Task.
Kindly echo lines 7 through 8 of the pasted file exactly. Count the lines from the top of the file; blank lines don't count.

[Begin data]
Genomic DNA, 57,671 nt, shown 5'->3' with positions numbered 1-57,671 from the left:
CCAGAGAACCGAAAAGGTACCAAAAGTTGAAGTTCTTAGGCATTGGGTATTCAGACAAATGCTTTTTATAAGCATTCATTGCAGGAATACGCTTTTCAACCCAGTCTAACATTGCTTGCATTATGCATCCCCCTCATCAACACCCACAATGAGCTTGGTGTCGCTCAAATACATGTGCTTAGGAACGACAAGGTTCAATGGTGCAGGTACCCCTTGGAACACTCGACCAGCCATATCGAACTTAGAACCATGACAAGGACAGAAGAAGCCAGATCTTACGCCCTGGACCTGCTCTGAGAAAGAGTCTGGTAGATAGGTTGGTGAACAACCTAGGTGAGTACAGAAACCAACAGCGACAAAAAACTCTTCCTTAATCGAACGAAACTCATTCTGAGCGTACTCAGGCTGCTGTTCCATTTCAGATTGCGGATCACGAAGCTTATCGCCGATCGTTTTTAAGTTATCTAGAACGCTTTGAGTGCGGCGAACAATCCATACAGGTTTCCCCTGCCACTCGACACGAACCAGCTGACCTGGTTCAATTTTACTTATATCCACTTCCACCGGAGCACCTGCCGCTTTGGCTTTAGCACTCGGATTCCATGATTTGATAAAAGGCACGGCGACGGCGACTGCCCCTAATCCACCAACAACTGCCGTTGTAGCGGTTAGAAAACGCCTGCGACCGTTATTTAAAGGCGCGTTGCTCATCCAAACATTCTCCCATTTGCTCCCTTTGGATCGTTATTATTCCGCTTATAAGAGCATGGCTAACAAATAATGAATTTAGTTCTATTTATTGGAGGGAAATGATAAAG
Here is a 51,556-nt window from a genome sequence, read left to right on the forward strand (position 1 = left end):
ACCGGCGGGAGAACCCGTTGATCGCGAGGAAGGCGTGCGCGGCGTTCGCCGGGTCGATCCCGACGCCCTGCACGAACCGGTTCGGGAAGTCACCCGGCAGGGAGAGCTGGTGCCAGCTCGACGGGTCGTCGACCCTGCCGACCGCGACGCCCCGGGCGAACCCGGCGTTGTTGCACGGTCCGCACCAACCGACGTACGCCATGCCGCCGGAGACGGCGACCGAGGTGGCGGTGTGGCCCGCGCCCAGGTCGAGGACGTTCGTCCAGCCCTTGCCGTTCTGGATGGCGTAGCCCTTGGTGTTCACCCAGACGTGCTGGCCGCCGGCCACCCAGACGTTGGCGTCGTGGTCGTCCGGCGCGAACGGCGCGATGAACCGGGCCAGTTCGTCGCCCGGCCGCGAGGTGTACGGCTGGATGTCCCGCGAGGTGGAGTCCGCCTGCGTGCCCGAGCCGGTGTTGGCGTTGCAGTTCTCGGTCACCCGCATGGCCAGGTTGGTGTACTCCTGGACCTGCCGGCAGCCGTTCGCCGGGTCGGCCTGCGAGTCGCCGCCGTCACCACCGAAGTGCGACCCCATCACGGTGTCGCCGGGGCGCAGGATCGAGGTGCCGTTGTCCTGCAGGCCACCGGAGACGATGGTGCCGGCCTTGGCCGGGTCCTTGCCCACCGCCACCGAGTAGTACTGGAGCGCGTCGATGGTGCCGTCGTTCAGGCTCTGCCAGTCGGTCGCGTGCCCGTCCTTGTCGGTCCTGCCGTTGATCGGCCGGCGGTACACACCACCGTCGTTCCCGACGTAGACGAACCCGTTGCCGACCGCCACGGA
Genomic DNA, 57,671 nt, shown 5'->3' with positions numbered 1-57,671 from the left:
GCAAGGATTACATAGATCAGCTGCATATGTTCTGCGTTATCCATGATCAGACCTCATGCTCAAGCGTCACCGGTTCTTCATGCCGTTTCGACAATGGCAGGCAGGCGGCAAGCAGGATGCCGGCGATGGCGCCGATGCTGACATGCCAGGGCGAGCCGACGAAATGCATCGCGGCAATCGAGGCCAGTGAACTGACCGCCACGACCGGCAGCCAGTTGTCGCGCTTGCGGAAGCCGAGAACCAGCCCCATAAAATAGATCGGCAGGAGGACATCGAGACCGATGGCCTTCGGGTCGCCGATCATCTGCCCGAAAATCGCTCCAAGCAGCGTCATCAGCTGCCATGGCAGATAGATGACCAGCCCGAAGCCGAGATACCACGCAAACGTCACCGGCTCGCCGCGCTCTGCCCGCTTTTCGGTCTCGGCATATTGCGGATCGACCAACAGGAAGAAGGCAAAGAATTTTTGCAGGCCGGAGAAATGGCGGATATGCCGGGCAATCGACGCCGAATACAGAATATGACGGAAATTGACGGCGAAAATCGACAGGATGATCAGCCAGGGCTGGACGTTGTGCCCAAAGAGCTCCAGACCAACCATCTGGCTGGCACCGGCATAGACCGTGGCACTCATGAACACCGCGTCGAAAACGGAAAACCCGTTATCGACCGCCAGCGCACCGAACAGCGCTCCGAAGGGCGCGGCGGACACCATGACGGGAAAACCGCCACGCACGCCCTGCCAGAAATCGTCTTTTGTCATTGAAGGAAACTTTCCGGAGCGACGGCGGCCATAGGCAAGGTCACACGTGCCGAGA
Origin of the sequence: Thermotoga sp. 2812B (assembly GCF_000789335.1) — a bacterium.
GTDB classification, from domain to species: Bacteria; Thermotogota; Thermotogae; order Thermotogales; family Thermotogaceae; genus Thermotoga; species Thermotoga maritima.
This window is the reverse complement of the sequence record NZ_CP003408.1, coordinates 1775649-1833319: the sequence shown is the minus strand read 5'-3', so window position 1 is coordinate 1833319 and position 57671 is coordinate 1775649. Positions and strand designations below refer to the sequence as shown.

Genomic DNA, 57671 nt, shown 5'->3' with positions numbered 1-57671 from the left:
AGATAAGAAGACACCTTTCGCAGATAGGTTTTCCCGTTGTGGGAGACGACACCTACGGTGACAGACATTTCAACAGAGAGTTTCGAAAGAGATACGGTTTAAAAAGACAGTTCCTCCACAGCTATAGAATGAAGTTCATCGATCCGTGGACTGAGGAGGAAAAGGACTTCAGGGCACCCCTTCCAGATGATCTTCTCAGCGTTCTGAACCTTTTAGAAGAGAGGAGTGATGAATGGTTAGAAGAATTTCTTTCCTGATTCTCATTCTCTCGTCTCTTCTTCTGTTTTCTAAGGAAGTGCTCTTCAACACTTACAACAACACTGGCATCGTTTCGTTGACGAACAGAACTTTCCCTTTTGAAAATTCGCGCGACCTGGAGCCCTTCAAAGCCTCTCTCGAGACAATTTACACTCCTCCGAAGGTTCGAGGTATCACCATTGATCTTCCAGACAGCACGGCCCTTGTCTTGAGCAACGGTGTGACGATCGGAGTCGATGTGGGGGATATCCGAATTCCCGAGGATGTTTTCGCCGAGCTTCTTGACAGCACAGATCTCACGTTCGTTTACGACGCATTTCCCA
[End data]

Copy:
Origin of the sequence: Thermotoga sp. 2812B (assembly GCF_000789335.1) — a bacterium.
GTDB classification, from domain to species: Bacteria; Thermotogota; Thermotogae; order Thermotogales; family Thermotogaceae; genus Thermotoga; species Thermotoga maritima.